A new commemorative limited hardcover edition of the bestselling novel The Eagle Tree by Ned Hayes has just been published. The new edition has a spectacular cover by Pacific Northwest author and artist Hal Schrieve, which was selected for the National Book Award Long List for Young People’s Literature.
I’m also excited to announce that Steve Silberman, a friend of Oliver Sacks, winner of the Samuel Johnson Prize for Non-Fiction, and author of the New York Times bestselling history of autism Neurotribes, has written a lovely heartfelt foreword for the new hardcover commemorative edition of The Eagle Tree.
Here’s the complete foreword by Steve Silberman.
It is the special, magical quality of some precious books that they seem to contain the whole universe in miniature. Ned Hayes’s The Eagle Tree is such a book. By fully inhabiting the subjective experience of his narrator—Peter March Wong, an insatiably curious autistic teenager in Washington State with an unruly passion for climbing trees—Hayes brings vast worlds into focus, from the intricate web of interspecies relationships that is the foundation of the ecology of the Pacific Northwest to the confusing network of interpersonal relationships that March must learn to navigate as he comes of age. Accompanying him on his thrilling and perilous journey toward independence, we not only learn much about the majestic arboreal presences whose “true names” he repeats like a holy litany, we discover that diversity in communities of human minds is as valuable as diversity in communities of living things.
Creating a credible, complexly human disabled narrator can be tricky for a nondisabled author, but Hayes’s years of mentoring and listening to students on the spectrum as a teacher have served him well. He brings us along on March’s atypical hero’s journey without resorting to the usual pity-evoking clichés that afflict most writing about disabled people in general and about people on the autism spectrum in particular.
March is not presented as a hapless, bumbling, trivia-obsessed Aspie who tramples social norms to comedic effect; nor is he caricatured as a saintly savant who exists primarily to solve the problems of nondisabled characters. Instead, Hayes presents March as very much his own person, avidly pursuing his quest to acquire knowledge about the trees he loves, even in the face of obstacles introduced by adults who feel confident that they’re acting with his best interests in mind. Rather than framing March as the unreliable narrator of his own story, Hayes probes the ways that March’s unusual mind enables him to be an exceptionally reliable narrator of aspects of experience that most “normal” people miss.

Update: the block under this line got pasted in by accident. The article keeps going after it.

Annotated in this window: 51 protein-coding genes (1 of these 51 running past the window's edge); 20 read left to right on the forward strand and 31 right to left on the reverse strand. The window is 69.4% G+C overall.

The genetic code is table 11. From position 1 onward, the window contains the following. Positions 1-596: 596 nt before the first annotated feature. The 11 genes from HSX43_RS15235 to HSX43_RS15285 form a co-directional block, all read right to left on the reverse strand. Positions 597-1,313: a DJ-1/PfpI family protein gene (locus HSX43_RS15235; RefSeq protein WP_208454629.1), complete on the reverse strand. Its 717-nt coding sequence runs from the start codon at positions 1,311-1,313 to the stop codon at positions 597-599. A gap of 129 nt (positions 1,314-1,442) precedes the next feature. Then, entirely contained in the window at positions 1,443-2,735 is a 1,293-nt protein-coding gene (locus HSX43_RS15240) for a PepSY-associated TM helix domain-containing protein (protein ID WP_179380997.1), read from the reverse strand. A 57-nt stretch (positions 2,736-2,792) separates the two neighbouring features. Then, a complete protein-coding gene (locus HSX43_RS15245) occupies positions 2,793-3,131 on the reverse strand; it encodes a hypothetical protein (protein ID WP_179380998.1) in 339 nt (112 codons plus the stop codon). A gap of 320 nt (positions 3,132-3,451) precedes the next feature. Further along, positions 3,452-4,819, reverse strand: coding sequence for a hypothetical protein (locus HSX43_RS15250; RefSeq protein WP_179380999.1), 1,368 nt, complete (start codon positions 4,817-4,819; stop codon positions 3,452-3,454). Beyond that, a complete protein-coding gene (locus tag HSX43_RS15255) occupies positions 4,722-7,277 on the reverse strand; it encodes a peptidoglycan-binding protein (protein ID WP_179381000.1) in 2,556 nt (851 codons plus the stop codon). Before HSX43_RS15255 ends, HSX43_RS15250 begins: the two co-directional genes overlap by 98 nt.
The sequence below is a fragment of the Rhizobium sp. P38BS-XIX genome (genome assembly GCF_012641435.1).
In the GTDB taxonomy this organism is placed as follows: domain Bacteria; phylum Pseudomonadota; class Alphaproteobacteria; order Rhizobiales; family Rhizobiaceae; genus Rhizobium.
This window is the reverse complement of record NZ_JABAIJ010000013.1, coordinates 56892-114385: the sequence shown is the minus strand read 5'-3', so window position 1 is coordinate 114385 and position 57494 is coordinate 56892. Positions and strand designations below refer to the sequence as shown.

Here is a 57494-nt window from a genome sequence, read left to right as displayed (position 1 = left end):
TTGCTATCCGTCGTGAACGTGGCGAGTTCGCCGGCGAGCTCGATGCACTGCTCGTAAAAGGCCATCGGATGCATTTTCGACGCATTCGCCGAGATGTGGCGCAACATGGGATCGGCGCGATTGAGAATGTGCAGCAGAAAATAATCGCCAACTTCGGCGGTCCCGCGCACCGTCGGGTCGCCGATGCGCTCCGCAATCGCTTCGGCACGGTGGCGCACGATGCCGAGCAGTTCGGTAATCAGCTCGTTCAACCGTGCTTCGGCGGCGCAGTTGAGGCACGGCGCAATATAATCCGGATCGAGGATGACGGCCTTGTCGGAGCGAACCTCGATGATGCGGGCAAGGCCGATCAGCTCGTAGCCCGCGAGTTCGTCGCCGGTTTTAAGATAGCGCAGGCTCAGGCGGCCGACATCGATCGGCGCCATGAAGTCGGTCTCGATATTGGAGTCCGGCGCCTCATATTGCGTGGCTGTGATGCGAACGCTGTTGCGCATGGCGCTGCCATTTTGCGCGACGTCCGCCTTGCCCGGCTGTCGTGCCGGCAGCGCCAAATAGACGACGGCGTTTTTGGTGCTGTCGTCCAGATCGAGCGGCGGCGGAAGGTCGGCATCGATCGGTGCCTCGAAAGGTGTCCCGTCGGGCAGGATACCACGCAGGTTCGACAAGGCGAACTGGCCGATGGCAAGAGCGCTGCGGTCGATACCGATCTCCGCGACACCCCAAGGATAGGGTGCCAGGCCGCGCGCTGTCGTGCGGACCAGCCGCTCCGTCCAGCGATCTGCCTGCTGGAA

Furthermore, it is only in the past couple of decades that the autism diagnosis has become available to teenagers and adults, and thus only recently that autobiographical accounts of lives on the spectrum have become available to readers. In addition to listening to his students, Hayes has clearly absorbed the work of autistic writers like industrial designer Temple Grandin, which enables him to illuminate his narrator’s thought processes from the inside with the intimacy and veracity of lived experience.
But March is more than an embodiment of his disability, and there’s more at stake in The Eagle Tree than the coming-of-age of a single young man. The overarching context of his journey is the tenuous fate of the imperiled ecosystem in which he finds himself. March’s identification with trees—particularly with the regal Ponderosa pine that becomes the primary focus of his tree-climbing desire and gives the book its title—is so all-consuming that he comes to resemble a teenage Walt Whitman, seeking communion with the magnificent ancient beings that tower over his landscape. In Whitman’s era, however, there was no reason to believe that the resilient natural world that the good gray poet praised in poems like “This Compost” would fail to thrive into the far future. By contrast, in our own time, the old-growth forests that once blanketed the Pacific Northwest have been nearly erased from the map. Nearly inadvertently, March’s love of trees leads him to become their champion at a moment when they most need one.
In some First Nations societies, people with cognitive differences were accorded special status as shamans who acted as interlocutors between the living and the dead, or between the realm of humans and the realm of animals. One reason that Hayes’s tale resonates with uncanny familiarity is that it taps into archetypal springs of meaning in old-growth layers of consciousness—the substrate of fairy tales and dreams. At the same time, March’s quest to learn as much as he can about the trees he loves leads him deep into the study of the science of living systems. While people like him are often described by clinicians as having “limited” or “obsessive” interests, March’s intense focus on a single tree becomes a lens through which the machinery that sustains the whole planet becomes visible.
“I would like to think the trees and I have something in common,” March says to himself near the end of this enchanting book. Perhaps a better word than independence for what he achieves in the course of his journey is interdependence: the knowledge that every living being is connected to every other living being through an intricate web of relationships that are often hidden from the casual observer. It is one of the marvelous paradoxes of the human condition that we often discover who we are only by loving someone else. By giving the Eagle Tree his full attention, March glimpses his place in the order of all things.